Jordan: Political choices ahead

It seems unlikely that 2017 will be the year that the ongoing crises in the Middle East will be resolved. While the Syrian crisis does appear to have improved, a solution is still going to be a bit difficult.
The first priority for all protagonists in the region this year is the likely ramp up of the fight against terrorists, the elimination of ISIS, and preparing for the aftershocks of a final battle with ISIS might bring. There will likely still be random attacks and the inevitable rise of a successor to ISIS.
All of this will hinge on the new US Administration’s strategy in the fight against ISIS and how it will manage the restoration of peace and political stability. Jordan must plot a course through all of this. Jordan must be a key player in the elimination of terrorist groups in Syria and Iraq, as it is inextricably linked to its internal and border security on both fronts.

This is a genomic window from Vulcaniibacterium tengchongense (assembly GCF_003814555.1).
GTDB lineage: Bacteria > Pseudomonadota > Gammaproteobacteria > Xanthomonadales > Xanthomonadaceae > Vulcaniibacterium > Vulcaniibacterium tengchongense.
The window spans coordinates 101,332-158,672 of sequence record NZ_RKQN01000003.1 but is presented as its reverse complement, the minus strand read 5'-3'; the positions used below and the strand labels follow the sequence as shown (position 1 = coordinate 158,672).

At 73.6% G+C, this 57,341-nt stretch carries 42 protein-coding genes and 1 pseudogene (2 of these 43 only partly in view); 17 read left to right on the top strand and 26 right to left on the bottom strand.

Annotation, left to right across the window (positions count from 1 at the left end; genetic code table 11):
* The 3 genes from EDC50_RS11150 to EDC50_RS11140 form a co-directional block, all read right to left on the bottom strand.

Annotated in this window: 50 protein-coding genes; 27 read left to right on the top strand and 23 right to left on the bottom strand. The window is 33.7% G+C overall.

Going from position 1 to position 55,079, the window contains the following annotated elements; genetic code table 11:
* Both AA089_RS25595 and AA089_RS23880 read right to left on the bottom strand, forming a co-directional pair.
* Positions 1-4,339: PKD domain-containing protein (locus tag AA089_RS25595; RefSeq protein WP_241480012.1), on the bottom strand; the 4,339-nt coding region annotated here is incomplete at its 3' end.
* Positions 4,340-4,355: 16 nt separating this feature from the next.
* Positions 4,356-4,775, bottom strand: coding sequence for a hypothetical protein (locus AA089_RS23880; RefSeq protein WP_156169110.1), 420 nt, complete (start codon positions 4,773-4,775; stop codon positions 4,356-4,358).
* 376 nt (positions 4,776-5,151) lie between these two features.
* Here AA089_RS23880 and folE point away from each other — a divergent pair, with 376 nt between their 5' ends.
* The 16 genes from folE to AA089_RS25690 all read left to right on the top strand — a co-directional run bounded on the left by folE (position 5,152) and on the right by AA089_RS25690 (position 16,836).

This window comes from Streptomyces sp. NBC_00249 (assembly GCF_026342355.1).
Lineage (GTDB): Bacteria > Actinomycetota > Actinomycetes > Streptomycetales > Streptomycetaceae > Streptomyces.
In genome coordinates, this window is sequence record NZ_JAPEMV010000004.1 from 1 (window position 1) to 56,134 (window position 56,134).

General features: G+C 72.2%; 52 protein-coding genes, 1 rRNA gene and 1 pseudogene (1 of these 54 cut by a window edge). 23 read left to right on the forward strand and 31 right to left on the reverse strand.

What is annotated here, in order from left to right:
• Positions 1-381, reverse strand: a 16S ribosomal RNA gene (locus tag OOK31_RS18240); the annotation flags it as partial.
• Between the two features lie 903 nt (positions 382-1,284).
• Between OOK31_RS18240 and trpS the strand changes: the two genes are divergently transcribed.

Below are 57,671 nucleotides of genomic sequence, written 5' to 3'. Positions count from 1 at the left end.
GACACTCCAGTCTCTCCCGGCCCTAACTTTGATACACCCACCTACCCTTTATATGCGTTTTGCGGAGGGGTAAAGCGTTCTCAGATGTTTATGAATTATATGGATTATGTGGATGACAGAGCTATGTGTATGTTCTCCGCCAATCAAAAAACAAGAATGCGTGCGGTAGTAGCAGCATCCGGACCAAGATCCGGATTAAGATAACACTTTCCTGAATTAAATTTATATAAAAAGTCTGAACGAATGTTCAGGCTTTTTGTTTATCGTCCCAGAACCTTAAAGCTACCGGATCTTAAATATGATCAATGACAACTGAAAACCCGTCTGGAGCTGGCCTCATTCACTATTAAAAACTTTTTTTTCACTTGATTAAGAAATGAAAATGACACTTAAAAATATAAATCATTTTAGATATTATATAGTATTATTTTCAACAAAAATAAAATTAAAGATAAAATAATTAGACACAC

In addition to this, Jordan faces several political challenges, from the pending peace process to dealing with the implications of moving the US Embassy in Israel to Jerusalem, especially given the Hashemite custody over the Al Aqsa mosque.
These challenges must be met while restoring good relations with Iraq and Syria, and improving relations with important regional players such as Iran and Turkey. An open door policy with all key powers in the region is imperative in order to diversify Jordan’s strategic options by creating common interests. Jordan must take advantage of the geopolitics to improve its political and economic situation.
The upcoming Arab Summit in Amman is a risk given the level of conflict and dispute among Arabs over so many issues. For the strategic interest of Jordan, the summit needs to launch some serious initiatives to put an end to the continuous crisis in Syria, Yemen and Libya. Failure to establish a vision to rebuild relations amongst the Arab nations will be a burden and will not result in any strategic gain for Jordan.
While there are many challenges facing Jordan regionally and internationally, the greatest challenge is to manage the growing economic discontent amongst Jordanians. Serious structural reform and transformation is needed in order to be in the best position to leverage the security and political challenges and opportunities.
Dr. Amer al Sabaileh